ARH Informatikai Zrt. was among the first in the early 1990s to develop AI-based self-learning algorithms for solving various image-processing problems. The first major success came with their CARMEN® software, designed to recognise and read images of vehicle licence plates, a product which is still a global market leader today. This was followed by, among others, the introduction of various standardised codes for the forwarding and cargo transport industry.
ARH decided to open towards international markets after the austerity package of finance minister Bokros in the mid-1990s. Eventually, this move laid the foundations for their current success, as most of their turnover comes from exports. The early 2000s saw their licence plate recognition system take its place on world markets. In hindsight, ARH identified an excellent market opportunity, a vacant market niche, in licence plate recognition—something their clients used first in car parks and now in road traffic applications. CARMEN® can now recognise 28,000 licence plate types. The underlying artificial intelligence is taught to continuously recognise new licence plate types based on a continually expanding database that now has more than 200 million images.
Until a few years ago, almost all of their projects focused on providing technological components for B2B clients, mostly system integrators. To achieve their ambitious growth goals, they want to enter new markets with finished products. Accordingly, they are working on products that offer a comprehensive solution for a specific problem, i.e., everything runs on a single device.
Their transport IT unit’s leading products are the in-house designed and manufactured, dedicated cameras that provide more than the input image. They have much more functions: they can analyse vehicle “behaviour” and automatically issue warnings if, for instance, somebody crosses the continuous white line or ignores a red traffic light. The product line is based on the CARMEN® licence plate reading software that can also read Arabic, Thai, Cyrillic and Chinese characters, among others.
Most of their reference projects cannot be made public. What is public, however, speaks for itself. ARH cameras monitor vehicles on both sides of the US–Mexico border or support border control services at the world’s busiest airports: Singapore and Hong Kong. Their development also means stricter requirements. Correct reading and country recognition rates are above 98% in the transport IT industry. ARH’s equipment deliver top performance and night, in rain and snow, and between temperatures from -40 °C to +55 °C. The camera can work with a very short shutter time to ensure accurate image sharpness, even for cars driving faster than 300 km/h. This means that the image is taken faster than one fifty-thousandth of a second. This is five thousand times faster than the blink of a human eye. Another increasingly prevalent expectation is that their systems should not only recognise the licence plate, but also the vehicle make, type and other parameters, such as colour; thus these functions are also now available.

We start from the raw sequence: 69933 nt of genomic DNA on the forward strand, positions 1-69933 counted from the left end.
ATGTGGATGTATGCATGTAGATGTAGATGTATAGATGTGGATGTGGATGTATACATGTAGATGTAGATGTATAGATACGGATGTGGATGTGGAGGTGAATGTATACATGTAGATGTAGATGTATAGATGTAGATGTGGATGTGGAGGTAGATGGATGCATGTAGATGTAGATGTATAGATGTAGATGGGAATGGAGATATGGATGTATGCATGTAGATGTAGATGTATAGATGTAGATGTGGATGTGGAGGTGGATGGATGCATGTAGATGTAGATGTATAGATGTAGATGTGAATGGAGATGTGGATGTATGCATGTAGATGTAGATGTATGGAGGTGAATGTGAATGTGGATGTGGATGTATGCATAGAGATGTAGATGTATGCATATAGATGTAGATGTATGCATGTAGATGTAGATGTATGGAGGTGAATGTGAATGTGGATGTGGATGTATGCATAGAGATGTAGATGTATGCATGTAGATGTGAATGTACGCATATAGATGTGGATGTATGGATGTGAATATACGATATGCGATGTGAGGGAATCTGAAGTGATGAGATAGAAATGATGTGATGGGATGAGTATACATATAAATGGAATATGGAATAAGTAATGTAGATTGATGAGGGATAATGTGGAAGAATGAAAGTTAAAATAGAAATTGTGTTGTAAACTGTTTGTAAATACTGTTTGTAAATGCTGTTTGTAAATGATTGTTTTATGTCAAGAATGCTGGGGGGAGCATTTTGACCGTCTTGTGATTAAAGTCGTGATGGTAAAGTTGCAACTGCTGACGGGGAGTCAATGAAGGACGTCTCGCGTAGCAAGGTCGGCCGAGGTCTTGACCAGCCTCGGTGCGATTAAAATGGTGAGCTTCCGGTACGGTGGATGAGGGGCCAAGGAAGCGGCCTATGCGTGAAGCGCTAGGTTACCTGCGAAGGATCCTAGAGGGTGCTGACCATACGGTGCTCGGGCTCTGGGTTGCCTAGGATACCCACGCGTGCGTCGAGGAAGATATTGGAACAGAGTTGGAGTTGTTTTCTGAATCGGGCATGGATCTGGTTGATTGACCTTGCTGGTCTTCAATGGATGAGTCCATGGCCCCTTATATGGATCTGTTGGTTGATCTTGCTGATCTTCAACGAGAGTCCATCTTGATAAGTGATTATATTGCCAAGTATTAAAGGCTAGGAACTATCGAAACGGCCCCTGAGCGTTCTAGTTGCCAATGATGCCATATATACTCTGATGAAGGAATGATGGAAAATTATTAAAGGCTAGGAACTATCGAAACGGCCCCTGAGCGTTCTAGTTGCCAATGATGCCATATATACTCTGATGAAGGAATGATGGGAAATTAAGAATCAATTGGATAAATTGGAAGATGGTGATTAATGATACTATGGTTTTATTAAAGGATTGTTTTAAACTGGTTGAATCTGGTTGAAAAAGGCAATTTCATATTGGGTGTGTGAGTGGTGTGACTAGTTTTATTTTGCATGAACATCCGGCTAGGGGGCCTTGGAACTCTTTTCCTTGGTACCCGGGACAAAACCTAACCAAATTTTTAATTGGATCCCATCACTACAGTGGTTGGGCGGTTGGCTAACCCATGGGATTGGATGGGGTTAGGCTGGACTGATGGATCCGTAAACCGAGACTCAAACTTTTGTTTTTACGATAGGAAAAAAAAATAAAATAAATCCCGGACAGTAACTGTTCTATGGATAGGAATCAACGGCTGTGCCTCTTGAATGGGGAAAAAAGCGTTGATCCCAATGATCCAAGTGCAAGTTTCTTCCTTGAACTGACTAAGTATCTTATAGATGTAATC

In the early 2000s, they came out with ID card scanners with an authentication function as well. ARH is pursuing two main directions: road safety and document-scanning products generate most of their revenues.
The company’s ID card scanner (with no movable parts) and optical character recognition (OCR) software can read any ID card and verify its authenticity. Currently, they are used by over 60,000 systems. They take part in the protection of the Schengen borders of Hungary as well as the border control operations of many dozens of countries. They are also suppliers to various types of businesses—hotels, banks, airports, car rentals and casinos. The third pillar of their portfolio is made up of intelligent network cameras and server-based analytic and event-based search functions, with an increasing turnover share. This is the Intello product line acquired by the Group in 2015.
A self-defined Hungarian medium-sized enterprise with a history of 15 years of organic growth, ARH has a multitude of investment projects for 2019 and 2020, as well as several innovations that it plans to market. Two years ago, they renewed their export sales. Their goal is to have one of their offices or a dedicated partner in every major region and country. Previously, their sales and support services were based in Budapest and Florida. Now they have their own offices in Denmark, Singapore and the Czech Republic, among others, and orders are pouring in from the public and the private sector.
They are gradually selecting and integrating their local prime representatives. Currently, they business partners of this type in forty countries. Their aim is to be present in 100 countries in this manner by the end of 2020. Meanwhile, they have been selling to clients in more than 140 countries for 15 years. They have great expectations from automated manufacturing, and plan to increase their capacity tenfold to cover the increase in sales volume. The new manufacturing method required more space, thus also more property development. Accordingly, their new (fourth in a row) manufacturing hall opened in Perbál in early June 2019, bringing their total manufacturing space up to 5,000 square metres. Since then, the entire manufacturing process (starting from chip integration) and quality control are conducted there—and have also been completely automated since Autumn 2019. The company’s employee turnover rate is particularly low. Many of their 400 staff members have been with them for 15 or 20 years, two-thirds of which are software engineers.
The managers speak modestly about corporate social responsibility, but there have been several occasions on which they have provided valuable IT systems almost free of charge.